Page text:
DG: “Certainly from the mid-twentieth century forward it was absolutely unprecedented. Supreme Court nominations did not use to be as contentious as they are now.”

JW: “What divided the stability? Was it the rise of single-issue minded voters?”

DG: “For sure. I think the divisiveness of abortion plays an important role, as does executive power issues. Divisive social issues can drive the contention. Before 1973, abortion was not an issue. The case mobilized social conservative voters and pro-choice supporters in different ways. Even in times of great social upheaval like the 60’s and early 70’s, Supreme Court nominations weren’t as contentious. What happened with Clarence Thomas was normal. The Senate held hearings, the judiciary committee held confirmation hearings, and in the process for the hearings they uncovered the controversial information regarding the sexual harassment. There are other examples of presidential nominees to the court who were rejected or who withdrew their nomination because unfavourable information was uncovered along the way. Under McConnell, they didn’t even allow Merrick Garland to advance that far.”

JW: “Will there be any negative political repercussions for McConnell wanting to move the nomination through so quickly now, when during President Obama’s term, he tried every tactic to stall?”

DG: “It is hard to see that because the people who would call him hypocritical are not members of his core base of supporters.”

By refusing to hold a confirmation vote on President Obama’s (depicted right) nominee, Merrick Garland, Senate Majority Leader Mitch McConnell (R-KY) (depicted left) turned the President’s constitutionally-mandated right into a political pawn of gamesmanship. McConnell argued such nominations should not take place in election years, insisting the voting public should have a say in the seat’s filling.

JW: “Could Democrats play a similar tactic to McConnell and stall the vote until after the midterm elections? Could this tactic still work given McConnell already invoked the ‘nuclear option,’ lowering the votes needed to approve a Supreme Court nomination from 60 to 51, in order to approve Justice Neil Gorsuch to the court?”

DG: “They could attempt to filibuster the nomination, but historically that has been quite rare. I don’t think they have a mechanism to do that at this point; they lack the votes. I’d be curious to see what Senate Minority Leader Chuck Schumer’s (D-NY) thinking is on this. I don’t believe he’s advocating for waiting until after the elections. Perhaps Sen. Susan Collins of Maine or some of the other more moderate Republicans, some of whom display pro-choice tendencies, have said they would be skeptical of supporting a nominee who wants to overturn Roe v. Wade (1973).”

JW: “Will any of the Republican Senators want to delay the vote until after the midterms so they will not have any negative repercussions with their voters?”

DG: “There will be massive amounts of money and issue ads from pro-life and pro-choice interest groups, and they will concentrate their money in races that are especially tight. Sen. Joe Manchin in West Virginia is a Democrat, in a traditionally Republican state, that could be playing to voters.”

JW: “Will the court vacancy inspire single-issue voters to come out in droves during the midterms?”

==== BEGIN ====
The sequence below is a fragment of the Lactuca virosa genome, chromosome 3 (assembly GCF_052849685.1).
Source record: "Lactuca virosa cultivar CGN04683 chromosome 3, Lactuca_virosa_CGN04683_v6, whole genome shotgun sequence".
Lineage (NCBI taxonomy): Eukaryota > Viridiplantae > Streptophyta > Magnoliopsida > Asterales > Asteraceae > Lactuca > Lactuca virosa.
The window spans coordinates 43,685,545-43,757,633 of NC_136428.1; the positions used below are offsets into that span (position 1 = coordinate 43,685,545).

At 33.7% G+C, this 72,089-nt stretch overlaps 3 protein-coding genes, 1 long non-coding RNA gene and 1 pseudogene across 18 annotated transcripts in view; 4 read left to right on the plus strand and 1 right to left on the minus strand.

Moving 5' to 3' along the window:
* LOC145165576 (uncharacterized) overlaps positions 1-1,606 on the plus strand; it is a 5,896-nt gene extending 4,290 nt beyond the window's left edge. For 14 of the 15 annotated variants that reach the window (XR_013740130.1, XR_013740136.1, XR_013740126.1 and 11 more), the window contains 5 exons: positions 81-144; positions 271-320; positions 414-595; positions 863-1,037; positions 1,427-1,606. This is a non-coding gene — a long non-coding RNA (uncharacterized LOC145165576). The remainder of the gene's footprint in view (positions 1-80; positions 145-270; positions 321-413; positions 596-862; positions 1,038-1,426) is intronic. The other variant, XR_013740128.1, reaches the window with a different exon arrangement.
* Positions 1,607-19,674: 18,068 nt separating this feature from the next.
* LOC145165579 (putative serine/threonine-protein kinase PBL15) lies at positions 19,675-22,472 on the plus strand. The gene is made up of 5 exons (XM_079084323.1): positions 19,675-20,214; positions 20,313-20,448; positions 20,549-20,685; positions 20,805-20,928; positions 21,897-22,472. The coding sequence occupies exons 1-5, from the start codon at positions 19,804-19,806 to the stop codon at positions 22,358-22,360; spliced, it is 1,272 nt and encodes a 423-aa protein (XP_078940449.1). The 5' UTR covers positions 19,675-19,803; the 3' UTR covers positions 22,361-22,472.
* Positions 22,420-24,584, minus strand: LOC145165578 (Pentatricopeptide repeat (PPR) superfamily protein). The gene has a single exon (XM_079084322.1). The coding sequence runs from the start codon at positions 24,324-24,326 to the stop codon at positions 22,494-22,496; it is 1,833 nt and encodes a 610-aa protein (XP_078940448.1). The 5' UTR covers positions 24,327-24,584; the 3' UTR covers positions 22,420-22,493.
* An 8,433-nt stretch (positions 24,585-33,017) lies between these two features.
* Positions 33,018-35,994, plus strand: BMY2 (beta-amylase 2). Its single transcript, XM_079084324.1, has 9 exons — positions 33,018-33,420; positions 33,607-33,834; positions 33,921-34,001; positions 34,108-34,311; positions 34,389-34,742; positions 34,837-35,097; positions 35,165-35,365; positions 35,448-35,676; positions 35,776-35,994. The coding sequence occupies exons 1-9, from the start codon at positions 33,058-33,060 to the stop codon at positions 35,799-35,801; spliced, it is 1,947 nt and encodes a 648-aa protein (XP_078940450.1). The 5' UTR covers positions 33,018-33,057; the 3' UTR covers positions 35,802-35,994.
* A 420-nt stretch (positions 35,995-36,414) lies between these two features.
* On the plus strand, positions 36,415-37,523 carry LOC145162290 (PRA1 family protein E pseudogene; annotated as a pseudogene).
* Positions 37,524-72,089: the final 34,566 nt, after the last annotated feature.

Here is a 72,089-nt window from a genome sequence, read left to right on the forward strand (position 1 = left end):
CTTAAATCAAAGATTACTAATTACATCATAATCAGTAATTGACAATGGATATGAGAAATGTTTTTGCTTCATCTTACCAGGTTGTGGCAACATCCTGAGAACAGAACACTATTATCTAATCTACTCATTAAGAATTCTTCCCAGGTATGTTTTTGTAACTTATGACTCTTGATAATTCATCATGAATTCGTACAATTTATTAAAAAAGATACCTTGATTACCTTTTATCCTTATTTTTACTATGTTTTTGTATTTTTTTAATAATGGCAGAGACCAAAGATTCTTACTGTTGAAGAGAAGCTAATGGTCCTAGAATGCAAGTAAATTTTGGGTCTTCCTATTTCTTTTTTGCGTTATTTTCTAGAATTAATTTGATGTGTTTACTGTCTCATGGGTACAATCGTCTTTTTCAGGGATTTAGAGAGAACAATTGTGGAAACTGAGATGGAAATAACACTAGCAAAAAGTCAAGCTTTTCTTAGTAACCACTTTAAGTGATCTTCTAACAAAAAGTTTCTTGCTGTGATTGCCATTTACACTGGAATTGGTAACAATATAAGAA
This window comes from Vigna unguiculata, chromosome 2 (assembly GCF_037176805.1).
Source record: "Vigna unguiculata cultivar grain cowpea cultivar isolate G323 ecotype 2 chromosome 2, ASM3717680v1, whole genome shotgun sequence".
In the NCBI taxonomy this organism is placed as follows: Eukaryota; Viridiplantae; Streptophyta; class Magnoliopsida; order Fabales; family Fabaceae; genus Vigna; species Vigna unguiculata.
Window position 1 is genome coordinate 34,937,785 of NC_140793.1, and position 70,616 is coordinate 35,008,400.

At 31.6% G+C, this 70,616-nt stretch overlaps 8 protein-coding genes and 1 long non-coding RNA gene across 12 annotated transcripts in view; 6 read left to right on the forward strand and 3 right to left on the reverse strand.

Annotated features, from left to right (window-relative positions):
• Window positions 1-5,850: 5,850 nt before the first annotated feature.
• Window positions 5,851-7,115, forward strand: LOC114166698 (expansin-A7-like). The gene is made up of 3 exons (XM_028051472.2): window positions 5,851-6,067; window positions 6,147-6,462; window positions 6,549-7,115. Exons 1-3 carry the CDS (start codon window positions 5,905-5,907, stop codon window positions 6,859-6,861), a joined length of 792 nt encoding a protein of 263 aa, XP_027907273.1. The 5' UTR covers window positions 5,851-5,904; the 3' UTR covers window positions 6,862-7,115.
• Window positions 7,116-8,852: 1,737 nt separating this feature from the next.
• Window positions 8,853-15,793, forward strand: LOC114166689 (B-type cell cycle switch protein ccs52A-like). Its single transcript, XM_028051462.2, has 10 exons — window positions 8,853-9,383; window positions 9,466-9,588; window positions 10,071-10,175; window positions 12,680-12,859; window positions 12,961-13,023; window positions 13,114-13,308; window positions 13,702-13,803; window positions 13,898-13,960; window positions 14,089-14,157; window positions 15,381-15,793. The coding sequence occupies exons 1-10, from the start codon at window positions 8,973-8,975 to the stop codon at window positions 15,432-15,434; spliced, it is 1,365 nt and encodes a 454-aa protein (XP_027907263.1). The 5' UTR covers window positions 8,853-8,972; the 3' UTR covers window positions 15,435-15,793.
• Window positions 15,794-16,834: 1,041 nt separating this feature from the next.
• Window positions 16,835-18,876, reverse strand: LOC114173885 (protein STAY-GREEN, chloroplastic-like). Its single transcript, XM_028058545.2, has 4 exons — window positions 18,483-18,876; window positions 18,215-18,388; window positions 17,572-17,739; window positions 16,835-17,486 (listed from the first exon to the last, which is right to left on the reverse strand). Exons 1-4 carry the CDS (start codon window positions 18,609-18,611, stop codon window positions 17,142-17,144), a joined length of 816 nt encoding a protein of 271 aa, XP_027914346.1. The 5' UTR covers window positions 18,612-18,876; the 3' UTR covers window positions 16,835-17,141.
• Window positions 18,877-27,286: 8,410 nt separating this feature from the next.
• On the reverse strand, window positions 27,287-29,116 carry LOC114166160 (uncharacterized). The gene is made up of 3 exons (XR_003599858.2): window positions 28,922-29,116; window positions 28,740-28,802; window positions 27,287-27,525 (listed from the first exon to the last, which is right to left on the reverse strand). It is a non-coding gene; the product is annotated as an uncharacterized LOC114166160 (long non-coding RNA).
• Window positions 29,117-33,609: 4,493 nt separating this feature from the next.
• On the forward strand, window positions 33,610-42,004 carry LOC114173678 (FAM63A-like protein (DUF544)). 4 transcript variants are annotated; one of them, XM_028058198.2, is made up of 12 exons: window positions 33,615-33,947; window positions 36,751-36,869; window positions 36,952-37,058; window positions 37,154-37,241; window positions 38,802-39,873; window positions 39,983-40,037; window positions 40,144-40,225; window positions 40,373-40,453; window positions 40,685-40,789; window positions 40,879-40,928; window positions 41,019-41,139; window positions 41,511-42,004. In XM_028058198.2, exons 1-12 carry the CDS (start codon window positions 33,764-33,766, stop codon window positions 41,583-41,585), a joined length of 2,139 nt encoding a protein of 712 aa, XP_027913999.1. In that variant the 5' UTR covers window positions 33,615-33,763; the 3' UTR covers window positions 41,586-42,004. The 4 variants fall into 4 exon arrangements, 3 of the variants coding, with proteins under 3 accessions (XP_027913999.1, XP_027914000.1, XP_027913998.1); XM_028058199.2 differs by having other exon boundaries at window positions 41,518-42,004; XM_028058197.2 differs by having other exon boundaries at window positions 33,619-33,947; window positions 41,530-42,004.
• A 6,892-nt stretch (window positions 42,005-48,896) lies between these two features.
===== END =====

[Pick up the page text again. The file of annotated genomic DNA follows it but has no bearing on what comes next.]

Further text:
DG: “The vacancy certainly motivates people to vote, but it may not fuel sidelined voters; all it does is rally the base. Those bases are already participating, so we might not see many previously inactive voters.”

At age 85, how long can liberal-icon Justice Ruth Bader Ginsburg last before retiring from the court? If her 2017 exercise book, The RBG Workout, is any indication, Ginsburg will do anything in her power to deny President Trump another court nomination, which would upend the court balance to a 6-3 conservative majority.

JW: “Will Republicans unite to push President Trump’s nominee through or will they split into political factions upending the vote.”

DG: “I predict they will unite. However, the Democrats only need to peel off a small number of votes to kill the nomination. The White House will need to pick a candidate that the majority of Republicans can get behind. They need to appeal to all factions of the party. The Senate and the Judiciary Committee take the nomination process very seriously, so the White House needs to do the work necessary to build proper support for their candidate.”

JW: “Is there a self-interest clause where President Trump could not nominate anyone close to him or his assets, such as former Mayor of New York (R), and his current lawyer Rudy Giuliani?”

DG: “It’s not written down, but it certainly would create a problem. I came across something that said the Justice Department, that is actively investigating the President, is also responsible for investigating the nominee. The FBI must conduct background checks. There are all sorts of potential for conflicts of interest. However, it’s not like the Emoluments Clause where it’s written down.”

JW: “Because ‘court packing’ is not prohibited in the Constitution, could the next Democratic president pack the court with more than the traditional nine justices to reestablish a favourable balance. Could they nominate two liberals in an unprecedented move to bring back stability to the court?”

DG: “It would be very difficult to pass. President Franklin Roosevelt had Democratic majorities when he tried to do the same thing and the Senate rose up against him. In the Senate, the institutional priorities come above the partisan priorities. I don’t think most Democrats would support it.”

JW: “How will the new justice come to define American politics and the next couple terms of the Supreme Court?”

DG: “The new justice could be a further solidification of the direction we already see in the court progressing further to the right. The court will become more uniform in their procedure and easier to predict how they will rule. This nomination will resonate across the nation for at least two or three decades.”